This is the follow-up to my article, On Musicianship and also about listening. I didn't have anyone point out or train me in being a sharing musician but I'm not claiming that it came naturally. I think it just came from the other musicians I performed with, although it wasn't something we spoke about either. It very well could have just been an occurrence that evolved from the music scene at that time!
I'm considered “old school”: I started playing by learning songs by Isaac Hayes who passed away today and prompted my writing this article, Quincy Jones, “The Bar-Keys”, “Kool and the Gang”, James Brown, “Chicago”, “Blood, Sweat and Tears”, “Sly and The Family Stone”, Jimi Hendrix, “The Beatles”, “The Who”, Kenny Burrell, Wes Montgomery, Maynard Ferguson, Cannonball Adderly, Horace Silver, and many others.
The music was the music of the 60's and 70's but thru my music lessons I was exposed to classical, standards, Jazz, harmony and theory via Joe Fava and Mickey Baker. Before I started playing, I was fortunate to grow up across the street from Smokey Robinson; Aretha Franklin lived two streets over, I hung out with Diana Ross' younger brothers, and I would go to sleep listening to the Miracles singing under the street light. (I was around six-years old). My brother Jon was a classmate of Smokey but Jon also listened to Stan Getz, Gerry Mulligan, Frank Sinatra, Nat King Cole, Oscar Peterson, and many others, so that in turn meant that I listened to them also.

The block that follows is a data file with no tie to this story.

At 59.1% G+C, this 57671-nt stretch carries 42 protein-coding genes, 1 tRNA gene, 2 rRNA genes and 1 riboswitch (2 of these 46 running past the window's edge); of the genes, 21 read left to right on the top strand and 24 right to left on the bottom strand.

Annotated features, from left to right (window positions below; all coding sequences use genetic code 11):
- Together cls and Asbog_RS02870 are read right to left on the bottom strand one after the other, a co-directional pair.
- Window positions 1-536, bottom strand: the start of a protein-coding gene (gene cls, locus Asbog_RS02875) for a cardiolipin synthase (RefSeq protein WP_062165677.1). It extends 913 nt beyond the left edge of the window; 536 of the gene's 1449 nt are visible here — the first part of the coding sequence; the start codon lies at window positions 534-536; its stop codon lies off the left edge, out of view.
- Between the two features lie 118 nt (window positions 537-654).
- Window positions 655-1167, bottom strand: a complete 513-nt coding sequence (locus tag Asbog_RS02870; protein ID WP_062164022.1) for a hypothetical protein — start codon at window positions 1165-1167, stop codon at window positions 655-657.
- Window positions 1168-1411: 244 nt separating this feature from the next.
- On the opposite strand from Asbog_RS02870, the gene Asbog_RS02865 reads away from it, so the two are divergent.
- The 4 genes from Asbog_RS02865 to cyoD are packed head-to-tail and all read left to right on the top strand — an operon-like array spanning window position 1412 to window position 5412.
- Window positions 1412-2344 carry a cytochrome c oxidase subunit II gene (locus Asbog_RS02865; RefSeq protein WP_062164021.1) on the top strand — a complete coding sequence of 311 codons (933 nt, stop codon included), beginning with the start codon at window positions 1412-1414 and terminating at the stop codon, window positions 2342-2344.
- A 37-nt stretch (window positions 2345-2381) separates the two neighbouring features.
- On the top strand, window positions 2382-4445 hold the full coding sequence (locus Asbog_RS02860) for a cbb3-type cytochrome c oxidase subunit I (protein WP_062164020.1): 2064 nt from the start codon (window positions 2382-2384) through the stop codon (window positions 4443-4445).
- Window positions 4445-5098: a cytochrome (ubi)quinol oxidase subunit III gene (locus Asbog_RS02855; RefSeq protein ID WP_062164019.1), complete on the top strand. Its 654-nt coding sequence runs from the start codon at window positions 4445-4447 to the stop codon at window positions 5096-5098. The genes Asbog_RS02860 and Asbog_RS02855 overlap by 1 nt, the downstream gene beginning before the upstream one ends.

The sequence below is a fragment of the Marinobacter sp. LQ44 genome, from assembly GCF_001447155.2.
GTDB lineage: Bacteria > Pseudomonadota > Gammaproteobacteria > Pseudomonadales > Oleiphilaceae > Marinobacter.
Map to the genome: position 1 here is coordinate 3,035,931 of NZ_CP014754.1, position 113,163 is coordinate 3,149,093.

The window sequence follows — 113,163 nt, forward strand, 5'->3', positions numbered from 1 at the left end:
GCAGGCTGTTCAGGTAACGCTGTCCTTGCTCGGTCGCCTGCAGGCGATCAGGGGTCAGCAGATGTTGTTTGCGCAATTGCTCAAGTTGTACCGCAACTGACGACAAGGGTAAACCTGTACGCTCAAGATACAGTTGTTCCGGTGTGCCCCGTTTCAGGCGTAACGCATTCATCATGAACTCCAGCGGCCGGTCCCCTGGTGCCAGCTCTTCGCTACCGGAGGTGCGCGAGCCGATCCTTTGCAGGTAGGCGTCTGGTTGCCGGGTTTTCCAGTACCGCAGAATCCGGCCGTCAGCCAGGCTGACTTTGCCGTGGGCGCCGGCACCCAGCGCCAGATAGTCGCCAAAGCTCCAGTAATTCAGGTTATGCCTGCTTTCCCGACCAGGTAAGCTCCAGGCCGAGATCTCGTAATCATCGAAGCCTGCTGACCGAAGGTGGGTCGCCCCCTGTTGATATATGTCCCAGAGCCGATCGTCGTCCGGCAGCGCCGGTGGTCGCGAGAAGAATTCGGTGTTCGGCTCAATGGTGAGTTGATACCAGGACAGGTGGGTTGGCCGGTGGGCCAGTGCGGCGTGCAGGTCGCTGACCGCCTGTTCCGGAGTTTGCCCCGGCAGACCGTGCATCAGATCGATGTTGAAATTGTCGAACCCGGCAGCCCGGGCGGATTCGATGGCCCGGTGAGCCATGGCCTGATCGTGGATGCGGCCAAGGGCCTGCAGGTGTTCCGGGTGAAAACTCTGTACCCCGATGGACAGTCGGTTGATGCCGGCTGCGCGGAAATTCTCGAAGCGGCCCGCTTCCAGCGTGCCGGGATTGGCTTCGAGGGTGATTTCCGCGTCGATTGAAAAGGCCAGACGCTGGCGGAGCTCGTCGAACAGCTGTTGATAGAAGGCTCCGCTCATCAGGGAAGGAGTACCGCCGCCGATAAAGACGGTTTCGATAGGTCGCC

I also performed with the Detroit Central High School Stage Band, with the Detroit Central High School Troubadours, and The Norris Paterson Young Success Band, (which was a 19-piece orchestra that had all young musicians performing with at least one seasoned veteran musician in each section - except for us rhythm section musicians). Acoustical balance was a necessity and I guess we were expected to know it, it was incorporated into the rehearsals; the band director cued the volume levels on the rare occasion that we got “out of hand”! We were aware of volume, balance, and dynamics and we applied it to our playing: that was simply part of what we considered being a musician.
I state all of this to say that, at that time, music was evolving; styles coming into existence. Motown was grooming professionalism into their acts and growing up in Detroit, we went to the Motown Revues as well as jazz concerts and these venues also molded our concept of musicianship and professionalism.
The musicians I played with had hopes of playing for Motown; a few of them did record at Hitsville or audition to be backup band musicians. The experience of being around, listening to and playing with older seasoned musicians made listening and blending into the music something that JUST WAS.
The same type of learning was going on all over the planet; the melding of styles. Young bands, on both sides of the Atlantic, were basically learning from the same listening pool.
I've seen this aspect of “osmosis” being passed along when watching and listening to our oldest daughter, Robbie Versey. Starting from a young age, Robbie had been exposed to the music of her mother Mary Love and later, our music; even singing background on some of our songs. Robbie sang in the church choir and practically grew up being in the studio, listening to her mother and I, coming to our performances as well as other notable musicians and recording artists in Los Angeles during the 70's and early 80's. In turn, Robbie has passed it along to her children, Jason of “Cap'N Hood” and Jenay.
The next article will be about trying to nudge other musicians to becoming sharing musicians. Until then, take care.
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